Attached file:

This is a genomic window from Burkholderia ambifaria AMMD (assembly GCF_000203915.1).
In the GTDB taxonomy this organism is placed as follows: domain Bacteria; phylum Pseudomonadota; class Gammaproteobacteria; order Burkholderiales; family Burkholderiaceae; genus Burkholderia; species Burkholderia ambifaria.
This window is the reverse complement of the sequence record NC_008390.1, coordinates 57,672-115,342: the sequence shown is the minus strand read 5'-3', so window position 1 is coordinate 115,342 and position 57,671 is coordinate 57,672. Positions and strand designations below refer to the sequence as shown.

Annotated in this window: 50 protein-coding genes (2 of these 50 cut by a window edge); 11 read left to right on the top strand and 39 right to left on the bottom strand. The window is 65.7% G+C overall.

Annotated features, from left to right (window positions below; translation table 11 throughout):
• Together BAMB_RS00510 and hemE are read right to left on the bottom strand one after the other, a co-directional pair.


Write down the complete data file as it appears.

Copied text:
This is a genomic window from Burkholderia ambifaria AMMD (assembly GCF_000203915.1).
In the GTDB taxonomy this organism is placed as follows: domain Bacteria; phylum Pseudomonadota; class Gammaproteobacteria; order Burkholderiales; family Burkholderiaceae; genus Burkholderia; species Burkholderia ambifaria.
This window is the reverse complement of the sequence record NC_008390.1, coordinates 57,672-115,342: the sequence shown is the minus strand read 5'-3', so window position 1 is coordinate 115,342 and position 57,671 is coordinate 57,672. Positions and strand designations below refer to the sequence as shown.

Annotated in this window: 50 protein-coding genes (2 of these 50 cut by a window edge); 11 read left to right on the top strand and 39 right to left on the bottom strand. The window is 65.7% G+C overall.

Annotated features, from left to right (window positions below; translation table 11 throughout):
• Together BAMB_RS00510 and hemE are read right to left on the bottom strand one after the other, a co-directional pair.